Companies: Otsuka/Bristol-Myers Squibb
Disease: Schizophrenia and other neurological conditions
Global 2013 sales: $7.8 billion
U.S. patent expiration date: April 2015
The end of Abilify exclusivity in the U.S. is going to create a big revenue hole for both Bristol-Myers Squibb ($BMY) and Otsuka. The former garnered $2.3 billion from sales of the antipsychotic drug last year; that accounted for 14% of total sales. As for Otsuka, Abilify made up a full one-quarter of its sales.
Previously, the pair had successfully fought off a patent challenge from Teva Pharmaceutical Industries ($TEVA) and Apotex. BMS also won the right from the courts last year for a coupon program for Abilify to help it fend off generic competition by making the drug relatively more affordable to consumers. But ultimately, BMS knows its pipeline has to fill the revenue gap.
"Obviously, the end of Abilify is a very clear date in the middle of next year," BMS COO Dr. Giovanni Caforio said at the Morgan Stanley Healthcare Conference in September. "So, as a result of that, obviously in the next 12 months to 24 months, there is an evolution and a transition in our portfolio, which we are managing very carefully, but as I said before, our number one priority remains to invest behind all of the opportunities we have, because we are very focused on driving growth beyond 2015."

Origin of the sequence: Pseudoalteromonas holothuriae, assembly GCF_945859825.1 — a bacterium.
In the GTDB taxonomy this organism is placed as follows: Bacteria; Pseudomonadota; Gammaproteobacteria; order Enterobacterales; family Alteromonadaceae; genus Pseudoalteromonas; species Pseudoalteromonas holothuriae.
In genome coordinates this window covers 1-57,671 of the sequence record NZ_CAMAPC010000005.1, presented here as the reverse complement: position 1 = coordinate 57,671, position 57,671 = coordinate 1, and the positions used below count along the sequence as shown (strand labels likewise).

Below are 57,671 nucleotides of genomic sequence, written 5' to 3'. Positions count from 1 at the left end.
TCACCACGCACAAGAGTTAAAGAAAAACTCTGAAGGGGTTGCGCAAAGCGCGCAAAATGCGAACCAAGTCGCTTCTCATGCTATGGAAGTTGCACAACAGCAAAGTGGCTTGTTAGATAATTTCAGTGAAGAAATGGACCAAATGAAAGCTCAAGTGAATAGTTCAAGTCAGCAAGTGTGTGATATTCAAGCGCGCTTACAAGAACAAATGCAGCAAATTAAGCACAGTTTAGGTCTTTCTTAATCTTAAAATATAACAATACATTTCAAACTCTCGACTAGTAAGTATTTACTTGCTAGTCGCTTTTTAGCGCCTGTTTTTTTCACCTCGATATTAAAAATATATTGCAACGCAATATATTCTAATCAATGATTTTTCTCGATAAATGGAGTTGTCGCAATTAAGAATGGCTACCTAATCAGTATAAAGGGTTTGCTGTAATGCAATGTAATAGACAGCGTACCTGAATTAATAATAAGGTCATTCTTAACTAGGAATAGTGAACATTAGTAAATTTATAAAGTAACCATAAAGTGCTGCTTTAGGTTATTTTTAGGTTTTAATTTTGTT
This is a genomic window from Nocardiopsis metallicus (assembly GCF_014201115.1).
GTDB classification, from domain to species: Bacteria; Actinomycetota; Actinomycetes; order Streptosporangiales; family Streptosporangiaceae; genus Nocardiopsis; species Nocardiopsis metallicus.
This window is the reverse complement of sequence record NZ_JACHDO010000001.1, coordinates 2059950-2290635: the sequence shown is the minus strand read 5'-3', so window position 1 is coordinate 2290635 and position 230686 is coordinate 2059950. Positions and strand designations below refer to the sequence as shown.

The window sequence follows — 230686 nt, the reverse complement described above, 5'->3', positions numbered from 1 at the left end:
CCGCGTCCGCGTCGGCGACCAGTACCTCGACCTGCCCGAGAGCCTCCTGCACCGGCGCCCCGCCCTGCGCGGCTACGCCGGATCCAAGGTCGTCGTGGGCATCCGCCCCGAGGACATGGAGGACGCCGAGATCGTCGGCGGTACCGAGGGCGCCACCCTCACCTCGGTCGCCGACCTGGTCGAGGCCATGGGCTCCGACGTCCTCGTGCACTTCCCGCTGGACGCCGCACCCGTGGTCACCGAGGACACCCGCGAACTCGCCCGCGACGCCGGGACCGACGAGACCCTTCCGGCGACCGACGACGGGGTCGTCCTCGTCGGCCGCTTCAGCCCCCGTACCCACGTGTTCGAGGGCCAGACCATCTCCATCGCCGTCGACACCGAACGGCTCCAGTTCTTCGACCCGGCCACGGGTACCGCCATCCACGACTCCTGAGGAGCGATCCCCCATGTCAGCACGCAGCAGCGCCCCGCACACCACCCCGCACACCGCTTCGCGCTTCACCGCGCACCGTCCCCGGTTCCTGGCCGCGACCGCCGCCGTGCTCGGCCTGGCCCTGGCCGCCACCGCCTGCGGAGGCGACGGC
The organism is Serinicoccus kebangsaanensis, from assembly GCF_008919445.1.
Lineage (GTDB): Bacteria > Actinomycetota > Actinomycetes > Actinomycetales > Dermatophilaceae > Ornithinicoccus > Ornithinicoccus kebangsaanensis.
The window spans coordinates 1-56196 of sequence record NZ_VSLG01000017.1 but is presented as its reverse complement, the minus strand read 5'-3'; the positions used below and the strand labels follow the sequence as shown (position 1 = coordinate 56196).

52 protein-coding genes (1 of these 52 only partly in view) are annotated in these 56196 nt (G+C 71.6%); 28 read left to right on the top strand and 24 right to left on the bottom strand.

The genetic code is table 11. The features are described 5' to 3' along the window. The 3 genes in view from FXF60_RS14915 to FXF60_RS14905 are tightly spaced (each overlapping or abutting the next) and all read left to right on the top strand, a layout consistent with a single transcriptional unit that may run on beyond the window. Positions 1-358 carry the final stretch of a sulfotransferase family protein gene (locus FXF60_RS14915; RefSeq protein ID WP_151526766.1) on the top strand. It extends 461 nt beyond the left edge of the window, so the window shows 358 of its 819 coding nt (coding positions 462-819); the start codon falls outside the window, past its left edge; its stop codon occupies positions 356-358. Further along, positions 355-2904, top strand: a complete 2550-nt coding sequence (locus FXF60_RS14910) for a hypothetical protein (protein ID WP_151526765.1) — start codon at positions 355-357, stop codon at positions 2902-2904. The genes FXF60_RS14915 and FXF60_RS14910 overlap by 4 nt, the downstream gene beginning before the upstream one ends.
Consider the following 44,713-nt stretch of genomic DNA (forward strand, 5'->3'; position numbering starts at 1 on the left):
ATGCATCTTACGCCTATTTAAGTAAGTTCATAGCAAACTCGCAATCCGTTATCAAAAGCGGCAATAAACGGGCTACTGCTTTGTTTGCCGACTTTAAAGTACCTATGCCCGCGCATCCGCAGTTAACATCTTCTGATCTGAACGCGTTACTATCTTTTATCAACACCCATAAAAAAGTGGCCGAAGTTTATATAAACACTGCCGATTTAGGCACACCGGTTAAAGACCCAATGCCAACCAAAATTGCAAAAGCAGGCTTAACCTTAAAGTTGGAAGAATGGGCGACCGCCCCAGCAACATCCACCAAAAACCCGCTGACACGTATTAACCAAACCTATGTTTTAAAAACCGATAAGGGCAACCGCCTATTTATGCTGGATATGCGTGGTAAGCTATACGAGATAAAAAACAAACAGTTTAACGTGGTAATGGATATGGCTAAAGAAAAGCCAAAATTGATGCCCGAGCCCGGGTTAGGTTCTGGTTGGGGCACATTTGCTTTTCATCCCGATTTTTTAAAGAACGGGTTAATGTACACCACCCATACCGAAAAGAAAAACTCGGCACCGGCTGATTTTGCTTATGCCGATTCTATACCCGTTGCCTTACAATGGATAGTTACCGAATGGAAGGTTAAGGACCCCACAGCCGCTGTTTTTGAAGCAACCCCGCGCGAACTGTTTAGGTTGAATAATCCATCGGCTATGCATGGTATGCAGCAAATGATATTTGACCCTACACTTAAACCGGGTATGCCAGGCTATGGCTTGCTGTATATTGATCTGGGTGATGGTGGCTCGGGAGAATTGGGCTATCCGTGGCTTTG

Investors don't seem terribly convinced that the pipeline is ready to drive continued growth; the company's share price is almost precisely where it was last fall. For the few years before that, BMS was an investor favorite with one of the best share price performance records among the ranks of its pharma peers, as investors advocated the pharma's nimble approach to R&D and acquisitions. The recent lag is despite marked enthusiasm for its PD-1 candidate nivolumab, which it has pledged to start in a Phase III combo trial with its Yervoy before year end.
For its part, Otsuka is focused on life-cycle management with a once-monthly injection of Abilify that resulted from a partnership with Danish drugmaker Lundbeck. Dubbed Abilify Maintena, this version won U.S. and European approvals last year.
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-- Stacy Lawrence (email | Twitter)